Residential Care Facilities
Smoking and vaping is not permitted in residential care facilities, such as long-term care homes, veterans’ facilities and psychiatric facilities. They are considered to be enclosed workplaces.
Every proprietor and employer of a residential care facility must:
- give notice to staff, residents and visitors that smoking is prohibited in the enclosed workplace
- post “No Smoking” and “No Vaping” signs, or a dual “No Smoking and No Vaping” signs at entrances, exits and washrooms of the enclosed workplace, in appropriate locations and in sufficient numbers, to ensure that staff, residents and visitors are aware that smoking and vaping is not allowed
- ensure that no ashtrays or similar items remain in the enclosed workplace
- ensure that employees, residents and visitors do not smoke or vape in the enclosed workplace
- ensure that someone who refuses to comply with Ontario’s smoking laws does not remain in the enclosed workplace
While smoking and vaping is prohibited in enclosed workplaces, operators of long-term care homes, retirement homes that provide care in addition to accommodation, provincially-funded supportive housing residences (e.g., homes for special care, or community homes for opportunity), designated veterans’ facilities, and designated psychiatric facilities may open and operate an indoor controlled area so that residents may smoke or vape.
Designated veterans’ facilities are the Parkwood Hospital site of St. Joseph’s Health Care London or the Kilgour wing (K wing) and the George Hees wing (L wing) of the Sunnybrook Health Sciences Centre.
Designated psychiatric facilities are psychiatric facilities under the Mental Health Act that were formally designated under the Mental Hospitals Act.
Proprietors or employers of the facilities described above may choose to construct and operate a controlled area for their residents. There are specific structural, ventilation and maintenance requirements for controlled areas that can be found in the Smoke-Free Ontario Act, 2017 (SFOA, 2017) and its regulation.
The restrictions on smoking tobacco or holding lit tobacco in the SFOA, 2017 do not apply to:
- an Indigenous person who smokes tobacco or holds lit tobacco for traditional Indigenous cultural or spiritual purposes
- a non-Indigenous person who smokes tobacco or holds lit tobacco, if the activity is carried out with an Indigenous person for traditional Indigenous cultural or spiritual purposes
In addition, the proprietor of a long-term care home, psychiatric facility, home for special care or community home for opportunity must, at the request of an Indigenous resident, set aside an indoor area in the facility for the use of tobacco for traditional Indigenous cultural or spiritual purposes.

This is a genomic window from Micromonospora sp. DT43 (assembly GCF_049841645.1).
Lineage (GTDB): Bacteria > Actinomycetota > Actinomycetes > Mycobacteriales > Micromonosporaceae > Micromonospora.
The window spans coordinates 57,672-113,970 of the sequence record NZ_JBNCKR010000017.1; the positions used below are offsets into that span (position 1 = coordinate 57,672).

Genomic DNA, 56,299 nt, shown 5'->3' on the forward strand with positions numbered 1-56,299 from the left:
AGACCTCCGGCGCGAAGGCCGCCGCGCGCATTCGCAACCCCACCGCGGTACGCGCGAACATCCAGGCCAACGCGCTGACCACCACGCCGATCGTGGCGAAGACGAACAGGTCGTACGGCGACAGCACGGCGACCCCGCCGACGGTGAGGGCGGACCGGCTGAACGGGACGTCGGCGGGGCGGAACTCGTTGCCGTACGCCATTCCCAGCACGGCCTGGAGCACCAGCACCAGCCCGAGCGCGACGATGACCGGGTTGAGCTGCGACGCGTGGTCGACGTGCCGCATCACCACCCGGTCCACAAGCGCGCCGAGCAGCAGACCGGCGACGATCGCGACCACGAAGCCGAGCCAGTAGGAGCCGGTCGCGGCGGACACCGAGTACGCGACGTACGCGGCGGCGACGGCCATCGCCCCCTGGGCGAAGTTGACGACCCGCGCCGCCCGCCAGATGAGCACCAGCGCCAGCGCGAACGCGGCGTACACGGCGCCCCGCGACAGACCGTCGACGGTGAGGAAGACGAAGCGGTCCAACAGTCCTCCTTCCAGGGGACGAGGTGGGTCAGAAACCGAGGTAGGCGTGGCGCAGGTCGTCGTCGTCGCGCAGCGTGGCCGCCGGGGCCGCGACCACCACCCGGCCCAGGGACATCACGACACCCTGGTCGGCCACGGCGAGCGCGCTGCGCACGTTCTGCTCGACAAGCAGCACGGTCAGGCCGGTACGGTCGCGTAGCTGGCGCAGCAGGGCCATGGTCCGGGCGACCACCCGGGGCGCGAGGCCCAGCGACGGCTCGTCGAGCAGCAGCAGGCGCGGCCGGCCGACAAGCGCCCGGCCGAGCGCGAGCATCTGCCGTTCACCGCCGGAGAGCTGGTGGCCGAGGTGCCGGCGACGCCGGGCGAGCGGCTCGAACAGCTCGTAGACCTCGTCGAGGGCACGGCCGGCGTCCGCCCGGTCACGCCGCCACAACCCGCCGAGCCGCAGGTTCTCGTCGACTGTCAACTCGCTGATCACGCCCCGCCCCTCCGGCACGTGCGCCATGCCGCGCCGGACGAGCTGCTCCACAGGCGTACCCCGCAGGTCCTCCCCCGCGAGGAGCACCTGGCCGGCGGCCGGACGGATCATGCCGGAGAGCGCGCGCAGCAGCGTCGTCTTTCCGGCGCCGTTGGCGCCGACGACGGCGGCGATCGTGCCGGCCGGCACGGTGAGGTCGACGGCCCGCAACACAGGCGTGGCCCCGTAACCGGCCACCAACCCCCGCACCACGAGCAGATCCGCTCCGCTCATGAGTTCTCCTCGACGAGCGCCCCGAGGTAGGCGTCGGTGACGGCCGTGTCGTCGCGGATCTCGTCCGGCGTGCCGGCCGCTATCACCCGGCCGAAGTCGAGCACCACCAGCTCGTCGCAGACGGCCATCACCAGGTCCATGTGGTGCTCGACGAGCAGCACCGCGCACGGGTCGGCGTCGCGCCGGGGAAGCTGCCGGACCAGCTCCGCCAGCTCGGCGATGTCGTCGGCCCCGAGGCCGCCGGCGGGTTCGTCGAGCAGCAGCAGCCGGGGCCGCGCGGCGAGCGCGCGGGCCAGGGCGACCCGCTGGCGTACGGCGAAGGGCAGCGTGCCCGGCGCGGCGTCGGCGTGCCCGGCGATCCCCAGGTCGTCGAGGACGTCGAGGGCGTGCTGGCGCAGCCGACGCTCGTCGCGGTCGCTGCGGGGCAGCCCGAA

Any facility with a controlled area must ensure that:
- it is registered with the Ministry of Health
- it complies with the SFOA, 2017 and its regulation
- only residents can smoke or vape in the controlled area (guests may accompany residents, but they are not allowed to smoke or vape in the room)
- residents of the facility who want to smoke or vape in the controlled area must, in the opinion of the proprietor or employer, be able to smoke or vape independently and without employee assistance
- employees are not required to enter the controlled area
- required signs are posted outside the controlled area:
- A copy of the sign entitled “Controlled Areas in Certain Residential Facilities” accessible through a website of the Government of Ontario.
- A sign indicating the maximum number of people allowed in the controlled area.
A proprietor or employer of a residential care facility may choose to accommodate residents and employees who smoke or vape by providing a smoking and vaping shelter outdoors. The shelter must have no more than two walls and a roof.
An individual who violates the prohibition on smoking or vaping in the smoke-free and vape-free areas of a residential care facility may be charged with an offence, and on conviction could be subject to a maximum fine of $1,000 (for a first offence) or $5,000 (for any subsequent offence).
An employer or proprietor that fails to fulfill their responsibility under the law may be charged with an offence and if convicted, could face a maximum fine:
- For individuals:
- $2,000 for a first offence
- $5,000 for a second offence
- $10,000 for a third offence
- $50,000 for four or more offences
- For corporations:
- $5,000 for a first offence
- $10,000 for a second offence
- $25,000 for a third offence
- $75,000 for four or more offences
- For individuals:
- $1,000 for a first offence
- $5,000 two or more offences
- For corporations:
- $100,000 for a first offence
- $300,000 two or more offences
Print the Residential Care Facilities Fact Sheet.